Hear what Florida is talking about each week with newsmakers and journalists discussing issues defining the Sunshine State, hosted by Tom Hudson.

        This show is co-produced by WLRN in Miami and WUSF in Tampa.

        Ways To Connect
         A person sleeps inside a makeshift shelter on park bench in downtown Miami, late Thursday, Jan. 25, 2024. Florida will ban homeless people from setting up camp or sleeping on public property under a bill lawmakers sent to Republican Gov. Ron DeSantis, who supports the idea. (AP Photo/Rebecca Blackwell, File)
        Rebecca Blackwell
        This week on The Florida Roundup, we spoke with U.S. Rep. Carlos Gimenez, R-Miami, about congressional investigations into the attempted assassination on former President Donald Trump (00:46) and then spoke with U.S. Rep. Anna Paulina Luna, R-Pinellas, about her call for civility amid political violence (14:00). We hear from two community leaders working on homeless prevention about Dignity Village, a former tent community in Gainesville (19:57) and a new state law that will soon ban homeless people from camping or sleeping on public property (25:56). Plus, a new state law restricting local heat ordinances comes as the Biden administration considers federal restrictions (37:20), a new study on urban heat islands (41:42), the city of Orlando's efforts to help citizens stay cool (43:17) and an update on the financial impact analysis for Amendment 4 (44:04). And finally, how Florida became a part of the United States 203 years ago this week (47:10).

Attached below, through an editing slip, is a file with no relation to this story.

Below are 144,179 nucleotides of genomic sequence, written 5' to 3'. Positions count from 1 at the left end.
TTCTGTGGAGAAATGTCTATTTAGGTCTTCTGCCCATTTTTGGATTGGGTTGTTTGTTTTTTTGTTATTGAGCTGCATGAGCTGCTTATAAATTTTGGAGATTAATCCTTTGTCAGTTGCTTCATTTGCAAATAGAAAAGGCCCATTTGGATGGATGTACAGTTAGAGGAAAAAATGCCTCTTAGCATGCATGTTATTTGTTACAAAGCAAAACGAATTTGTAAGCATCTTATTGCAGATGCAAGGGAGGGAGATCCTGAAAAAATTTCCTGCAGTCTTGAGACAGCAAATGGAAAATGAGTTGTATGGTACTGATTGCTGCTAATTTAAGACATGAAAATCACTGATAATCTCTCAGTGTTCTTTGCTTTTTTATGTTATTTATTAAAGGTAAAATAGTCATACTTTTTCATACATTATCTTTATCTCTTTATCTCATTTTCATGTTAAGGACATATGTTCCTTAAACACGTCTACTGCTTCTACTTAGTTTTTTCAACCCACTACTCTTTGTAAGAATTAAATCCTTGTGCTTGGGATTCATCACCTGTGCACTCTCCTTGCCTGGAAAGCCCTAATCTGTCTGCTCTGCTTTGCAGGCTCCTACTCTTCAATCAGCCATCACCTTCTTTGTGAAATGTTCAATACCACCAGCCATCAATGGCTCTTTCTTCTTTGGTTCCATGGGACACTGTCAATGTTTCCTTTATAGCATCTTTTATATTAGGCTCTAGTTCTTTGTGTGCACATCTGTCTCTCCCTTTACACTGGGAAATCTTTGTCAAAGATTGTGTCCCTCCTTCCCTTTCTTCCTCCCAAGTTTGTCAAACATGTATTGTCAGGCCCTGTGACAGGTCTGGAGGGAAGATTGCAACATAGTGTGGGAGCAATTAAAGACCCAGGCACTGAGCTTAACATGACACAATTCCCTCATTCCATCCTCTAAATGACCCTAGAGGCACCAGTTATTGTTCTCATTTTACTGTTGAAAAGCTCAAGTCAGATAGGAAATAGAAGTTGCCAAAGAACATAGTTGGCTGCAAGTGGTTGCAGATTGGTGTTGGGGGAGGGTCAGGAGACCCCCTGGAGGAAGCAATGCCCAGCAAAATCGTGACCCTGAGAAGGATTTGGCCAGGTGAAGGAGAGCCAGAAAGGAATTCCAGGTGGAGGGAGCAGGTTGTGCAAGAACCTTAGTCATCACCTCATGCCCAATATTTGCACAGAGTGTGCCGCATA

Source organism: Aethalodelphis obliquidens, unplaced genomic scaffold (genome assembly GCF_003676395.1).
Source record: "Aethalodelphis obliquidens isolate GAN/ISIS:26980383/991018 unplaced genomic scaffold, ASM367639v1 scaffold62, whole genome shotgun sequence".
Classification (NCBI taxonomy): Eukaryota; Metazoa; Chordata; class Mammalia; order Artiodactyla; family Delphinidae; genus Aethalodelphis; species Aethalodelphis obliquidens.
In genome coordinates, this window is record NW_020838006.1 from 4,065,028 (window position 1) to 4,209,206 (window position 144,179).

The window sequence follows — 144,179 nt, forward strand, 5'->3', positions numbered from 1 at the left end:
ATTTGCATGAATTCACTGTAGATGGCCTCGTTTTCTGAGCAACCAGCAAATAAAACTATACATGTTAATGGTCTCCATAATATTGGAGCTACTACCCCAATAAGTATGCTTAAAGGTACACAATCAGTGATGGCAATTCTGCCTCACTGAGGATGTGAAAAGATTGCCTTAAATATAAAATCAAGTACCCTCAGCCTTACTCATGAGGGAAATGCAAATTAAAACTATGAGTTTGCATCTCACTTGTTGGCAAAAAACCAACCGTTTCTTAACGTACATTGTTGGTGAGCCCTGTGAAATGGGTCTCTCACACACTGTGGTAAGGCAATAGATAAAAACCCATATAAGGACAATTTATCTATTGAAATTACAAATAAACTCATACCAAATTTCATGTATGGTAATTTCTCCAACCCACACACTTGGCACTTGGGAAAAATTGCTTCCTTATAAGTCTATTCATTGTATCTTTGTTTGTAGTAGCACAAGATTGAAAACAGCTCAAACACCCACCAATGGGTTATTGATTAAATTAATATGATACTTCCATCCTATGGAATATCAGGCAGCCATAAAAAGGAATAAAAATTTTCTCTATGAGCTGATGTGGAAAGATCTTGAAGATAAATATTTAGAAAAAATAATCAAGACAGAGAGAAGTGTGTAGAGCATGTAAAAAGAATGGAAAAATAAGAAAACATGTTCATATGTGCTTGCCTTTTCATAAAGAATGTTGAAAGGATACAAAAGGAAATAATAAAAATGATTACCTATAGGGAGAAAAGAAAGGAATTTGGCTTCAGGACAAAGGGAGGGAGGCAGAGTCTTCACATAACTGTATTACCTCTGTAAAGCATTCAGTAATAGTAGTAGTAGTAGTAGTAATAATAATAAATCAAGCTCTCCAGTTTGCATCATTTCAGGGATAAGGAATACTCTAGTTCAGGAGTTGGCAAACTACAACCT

Immerse yourself in the rhythm of Jacksonville with the Jacksonville Music Experience (JME). Brought to you by WJCT Public Media, JME is your passport to an eclectic musical journey. From unique radio stations to curated playlists, live events, and insider insights - discover, explore and fall in love with Jacksonville's dynamic music scene through JME.
        • Our weekly Go concert recommendations are updated every week. For a comprehensive list of this week’s concerts, go to our live music calendar page. Want our concert picks delivered to your inbox every Tuesday? Sign up of the JME Live newsletter and never miss a show. Metal Lamb of God – Tuesday, July 23 Daily’s Place | Downtown Jacksonville Popular metal act Lamb of God ...
        • Last week on the Jax Music Hour (Saturdays at 8PM on WJCT News 89.9 FM), we spun tunes from a slew of Jacksonville musicians, including indie-folk duo The Dewars and nationally touring act Flipturn, as well as Alanis Morissette, who’s headlining Daily’s Place on September 21, and Sing Out Loud Festival artists Kevin Morby and The Breeders. Here’s what played ...